Future for Faraday Future

With CES and its string of shiny automotive announcements behind us, we are reflecting on some of the key announcements with a “reality lens”. As both an auto enthusiast and an analyst covering electric and autonomous vehicles, what most piqued my interest was the unveiling of Faraday Future’s FF91 model. Widely talked about – often for the company’s precarious financing – the FF91 is Farday Future’s first production vehicle and sole bet on survival. Its nearest competitor is the Silicon Valley darling and highly popular Tesla. It will additionally face stiff competition from traditional Detroit giants, premium brands from Germany and scale-driven players from Japan and Korea. The FF91 claims to deliver more performance and efficiency than any other EV present in the market today (at least on paper). Whether it is the long range, blistering acceleration, comprehensive connectivity or the fancy self-parking feature, the car is much more than it needs to be and serves as a display of the potential of the Faraday Future team. The promising features were demonstrated quite well at the CES unveiling event (though the self-parking demo failure will for sure haunt for some time!). One other negative, while beauty is in the eye of the beholder, few can find the FF91’s rather angular design more attractive than the svelte lines of the Tesla Model S.

Key features of FF91

  • Estimated EPA adjusted range of 398 miles with a massive 130 kWh battery pack.
  • A 0-60 MPH time of 2.39 secs making it one of the fastest production car on road (for when it will truly come on road).
  • Multiple LTE modems to provide uninterrupted connectivity.
  • Advanced driving assistance systems (LiDar, cameras, sensors) with a driver-less valet parking feature.
  • A claimed rear-seat reclining angle of up to 60 degrees making it one the most luxurious cars in terms of rear passenger space.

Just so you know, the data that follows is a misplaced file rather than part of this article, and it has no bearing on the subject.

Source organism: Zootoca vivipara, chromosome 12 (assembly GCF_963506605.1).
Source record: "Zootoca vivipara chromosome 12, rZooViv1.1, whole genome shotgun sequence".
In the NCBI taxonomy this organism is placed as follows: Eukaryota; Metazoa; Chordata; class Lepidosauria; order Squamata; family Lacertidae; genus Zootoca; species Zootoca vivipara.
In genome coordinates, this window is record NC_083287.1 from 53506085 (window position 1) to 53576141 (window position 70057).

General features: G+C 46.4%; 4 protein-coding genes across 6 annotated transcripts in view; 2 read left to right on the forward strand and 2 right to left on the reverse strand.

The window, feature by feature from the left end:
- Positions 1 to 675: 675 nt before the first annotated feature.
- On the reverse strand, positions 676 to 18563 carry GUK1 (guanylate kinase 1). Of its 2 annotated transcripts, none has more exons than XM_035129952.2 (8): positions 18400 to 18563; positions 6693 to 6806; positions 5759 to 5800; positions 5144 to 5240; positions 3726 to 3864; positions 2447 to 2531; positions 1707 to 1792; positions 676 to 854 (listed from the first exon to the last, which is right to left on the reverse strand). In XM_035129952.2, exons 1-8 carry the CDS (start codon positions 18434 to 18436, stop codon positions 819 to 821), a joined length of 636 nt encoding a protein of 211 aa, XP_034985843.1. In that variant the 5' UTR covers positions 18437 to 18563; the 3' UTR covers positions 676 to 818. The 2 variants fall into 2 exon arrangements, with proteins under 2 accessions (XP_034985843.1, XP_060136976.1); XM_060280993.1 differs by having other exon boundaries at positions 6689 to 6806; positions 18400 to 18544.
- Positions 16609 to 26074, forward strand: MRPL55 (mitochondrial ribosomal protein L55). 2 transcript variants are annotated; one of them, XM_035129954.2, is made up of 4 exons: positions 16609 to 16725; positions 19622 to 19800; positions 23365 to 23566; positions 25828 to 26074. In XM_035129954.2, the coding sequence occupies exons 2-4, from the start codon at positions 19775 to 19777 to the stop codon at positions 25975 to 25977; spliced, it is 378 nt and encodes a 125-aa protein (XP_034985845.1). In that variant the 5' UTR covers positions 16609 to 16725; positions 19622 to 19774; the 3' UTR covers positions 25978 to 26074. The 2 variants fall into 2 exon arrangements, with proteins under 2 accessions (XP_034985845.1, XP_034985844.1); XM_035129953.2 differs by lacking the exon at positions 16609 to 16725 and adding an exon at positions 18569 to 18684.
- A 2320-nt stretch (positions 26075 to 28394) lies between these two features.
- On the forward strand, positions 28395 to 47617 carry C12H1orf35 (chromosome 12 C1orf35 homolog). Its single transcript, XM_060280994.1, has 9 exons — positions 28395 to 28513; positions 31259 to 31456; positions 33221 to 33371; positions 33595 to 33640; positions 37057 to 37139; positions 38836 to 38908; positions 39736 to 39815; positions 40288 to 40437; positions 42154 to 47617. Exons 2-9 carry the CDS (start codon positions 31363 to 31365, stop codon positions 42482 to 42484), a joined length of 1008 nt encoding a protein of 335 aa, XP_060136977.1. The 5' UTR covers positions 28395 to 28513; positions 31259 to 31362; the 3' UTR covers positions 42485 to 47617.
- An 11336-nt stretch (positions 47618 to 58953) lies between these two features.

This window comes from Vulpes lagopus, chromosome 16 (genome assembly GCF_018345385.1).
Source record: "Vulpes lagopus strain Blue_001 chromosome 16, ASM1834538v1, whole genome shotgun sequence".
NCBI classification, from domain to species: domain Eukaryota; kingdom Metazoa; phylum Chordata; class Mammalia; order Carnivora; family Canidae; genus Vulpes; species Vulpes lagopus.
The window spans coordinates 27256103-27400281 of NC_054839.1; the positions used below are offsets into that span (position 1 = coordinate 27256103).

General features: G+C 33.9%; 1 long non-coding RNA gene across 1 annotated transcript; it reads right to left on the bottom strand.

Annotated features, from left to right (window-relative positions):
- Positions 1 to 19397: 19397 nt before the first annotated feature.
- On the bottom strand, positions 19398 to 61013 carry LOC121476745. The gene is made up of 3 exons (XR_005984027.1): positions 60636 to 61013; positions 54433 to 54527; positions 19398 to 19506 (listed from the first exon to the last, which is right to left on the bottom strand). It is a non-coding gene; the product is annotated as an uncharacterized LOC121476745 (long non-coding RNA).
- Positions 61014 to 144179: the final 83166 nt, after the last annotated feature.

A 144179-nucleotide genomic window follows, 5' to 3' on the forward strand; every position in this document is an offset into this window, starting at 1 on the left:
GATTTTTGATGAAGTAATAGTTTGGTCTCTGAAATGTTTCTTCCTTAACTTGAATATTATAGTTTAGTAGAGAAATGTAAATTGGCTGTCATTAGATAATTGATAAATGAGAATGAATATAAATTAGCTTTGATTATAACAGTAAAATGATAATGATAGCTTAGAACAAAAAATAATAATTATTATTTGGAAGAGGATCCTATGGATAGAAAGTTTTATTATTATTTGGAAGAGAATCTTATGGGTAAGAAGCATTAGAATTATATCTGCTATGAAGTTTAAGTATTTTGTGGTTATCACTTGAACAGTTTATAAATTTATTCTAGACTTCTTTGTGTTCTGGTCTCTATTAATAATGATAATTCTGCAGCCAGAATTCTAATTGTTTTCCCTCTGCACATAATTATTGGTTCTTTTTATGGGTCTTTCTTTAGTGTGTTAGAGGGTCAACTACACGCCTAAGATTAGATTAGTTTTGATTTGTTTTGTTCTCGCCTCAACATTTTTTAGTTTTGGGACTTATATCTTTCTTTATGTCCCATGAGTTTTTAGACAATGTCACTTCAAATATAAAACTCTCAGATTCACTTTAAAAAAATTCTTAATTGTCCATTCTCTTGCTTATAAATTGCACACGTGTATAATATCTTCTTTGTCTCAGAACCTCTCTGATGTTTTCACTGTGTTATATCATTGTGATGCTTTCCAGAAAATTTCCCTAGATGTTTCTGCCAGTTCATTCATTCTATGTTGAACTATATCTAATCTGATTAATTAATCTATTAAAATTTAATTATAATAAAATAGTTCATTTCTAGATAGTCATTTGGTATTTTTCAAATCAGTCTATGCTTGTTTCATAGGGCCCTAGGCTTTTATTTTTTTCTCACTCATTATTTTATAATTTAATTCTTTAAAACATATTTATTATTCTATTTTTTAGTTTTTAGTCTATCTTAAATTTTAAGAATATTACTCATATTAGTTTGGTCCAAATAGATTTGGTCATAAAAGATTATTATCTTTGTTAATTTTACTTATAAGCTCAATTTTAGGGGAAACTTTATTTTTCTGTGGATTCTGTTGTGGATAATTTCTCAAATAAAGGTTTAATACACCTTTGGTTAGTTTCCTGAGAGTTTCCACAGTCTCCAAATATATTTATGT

Now that I look back to the company itself I find that the FF91 may not be the product the company needs. Sure, it could be as technologically advanced as the Mars Rover, but the million-dollar question is, can it be mass produced by the company, on time, to meet consumer demands?

Faraday Future has been in the news for all the wrong reasons in 2016. Several high-level executive team exits and colossal debt the company has accrued, have started to add serious constraints to FF’s future growth prospects. Faraday Future is being ambitious with the FF91’s 2018 launch. Even a much more established, well-funded and publicly traded company like Tesla saw its launches delayed when it already had a manufacturing plant. Whereas, Faraday Future is still taking baby steps towards completing its manufacturing plant in Nevada, amidst the financial crunch the company is facing. Looking at the specification list on its first production vehicle it is surely going to be an expensive vehicle, above the 140,000 USD mark, which will make it a tough decision for the buyers (though not so tough that several thousand made down payments of USD 5,000 in pre-orders). The high-end features will also lead to complicated manufacturing processes and a high dependency on suppliers to be able to provide the parts needed for the vehicle.

First things first, the company needs get its act together to have a stable executive team. Secondly, successfully attract investors to help FF build its dream and vision. And finally sell cars at scale to make money to secure its long term existence (or at least long enough for it to be acquired).

The glimpse of potential showcased at CES might help FF gain some confidence and entice some of the investor community who are looking to build a Tesla competitor.

Expected Price, key competitors of FF91

  • The FF91 with all its features will be an expensive pick at an expected price point of above 140,000 USD. I suspect that like Tesla, FF will come out with variants of FF91, offering lower battery pack options and moderating some other features to create a range of price points.
  • In 2018, when the FF91 is expected to launch the main competitor for it will not only be the luxurious Tesla Models S and X but will also be the Model 3; being offered at a much lower price than previous Teslas.
  • The availability of affordable mass produced EVs from the conventional automakers like GM, Ford and others will also not work in FF’s favor.

During its launch in 2018, the FF91 will be competing in the electric car market with much cheaper car offerings with sufficient features from the already established automotive players. Companies like Tesla, GM and others by announcing cheaper vehicles with effective range like the Model 3 and Bolt EV are not making it easy for EV startups. Faraday Future needs to come up with a production version that is close to reality and easy to manufacture with less complicated technology so that there is no delay due to manufacturing complications, supply-chain or testing crunch. Positioning with just premium luxury version might not cut it, a lighter version of FF91 alongside would be more prudent to maximize its prospects as the EV industry enters the “early majority” phase.